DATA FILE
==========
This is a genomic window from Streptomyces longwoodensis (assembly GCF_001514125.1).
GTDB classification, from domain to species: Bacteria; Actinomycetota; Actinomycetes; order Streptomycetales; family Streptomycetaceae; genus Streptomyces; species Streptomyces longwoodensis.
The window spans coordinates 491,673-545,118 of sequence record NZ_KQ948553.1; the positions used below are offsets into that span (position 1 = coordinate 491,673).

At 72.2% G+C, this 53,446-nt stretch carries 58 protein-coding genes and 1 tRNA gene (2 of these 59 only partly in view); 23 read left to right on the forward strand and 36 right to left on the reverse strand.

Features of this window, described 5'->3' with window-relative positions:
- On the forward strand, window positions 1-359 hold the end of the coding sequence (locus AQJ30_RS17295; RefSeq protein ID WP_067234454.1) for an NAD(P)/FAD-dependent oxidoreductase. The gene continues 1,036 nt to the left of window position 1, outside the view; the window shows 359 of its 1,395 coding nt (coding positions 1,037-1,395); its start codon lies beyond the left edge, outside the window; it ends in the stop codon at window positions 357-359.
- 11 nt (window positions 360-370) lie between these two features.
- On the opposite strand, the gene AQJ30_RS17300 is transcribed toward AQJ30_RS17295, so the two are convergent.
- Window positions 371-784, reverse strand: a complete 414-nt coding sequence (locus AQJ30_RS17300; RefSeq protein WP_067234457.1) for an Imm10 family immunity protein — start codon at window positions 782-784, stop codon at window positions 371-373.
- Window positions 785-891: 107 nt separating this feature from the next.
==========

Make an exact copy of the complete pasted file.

This is a genomic window from Streptomyces longwoodensis (assembly GCF_001514125.1).
GTDB classification, from domain to species: Bacteria; Actinomycetota; Actinomycetes; order Streptomycetales; family Streptomycetaceae; genus Streptomyces; species Streptomyces longwoodensis.
The window spans coordinates 491,673-545,118 of sequence record NZ_KQ948553.1; the positions used below are offsets into that span (position 1 = coordinate 491,673).

At 72.2% G+C, this 53,446-nt stretch carries 58 protein-coding genes and 1 tRNA gene (2 of these 59 only partly in view); 23 read left to right on the forward strand and 36 right to left on the reverse strand.

Features of this window, described 5'->3' with window-relative positions:
- On the forward strand, window positions 1-359 hold the end of the coding sequence (locus AQJ30_RS17295; RefSeq protein ID WP_067234454.1) for an NAD(P)/FAD-dependent oxidoreductase. The gene continues 1,036 nt to the left of window position 1, outside the view; the window shows 359 of its 1,395 coding nt (coding positions 1,037-1,395); its start codon lies beyond the left edge, outside the window; it ends in the stop codon at window positions 357-359.
- 11 nt (window positions 360-370) lie between these two features.
- On the opposite strand, the gene AQJ30_RS17300 is transcribed toward AQJ30_RS17295, so the two are convergent.
- Window positions 371-784, reverse strand: a complete 414-nt coding sequence (locus AQJ30_RS17300; RefSeq protein WP_067234457.1) for an Imm10 family immunity protein — start codon at window positions 782-784, stop codon at window positions 371-373.
- Window positions 785-891: 107 nt separating this feature from the next.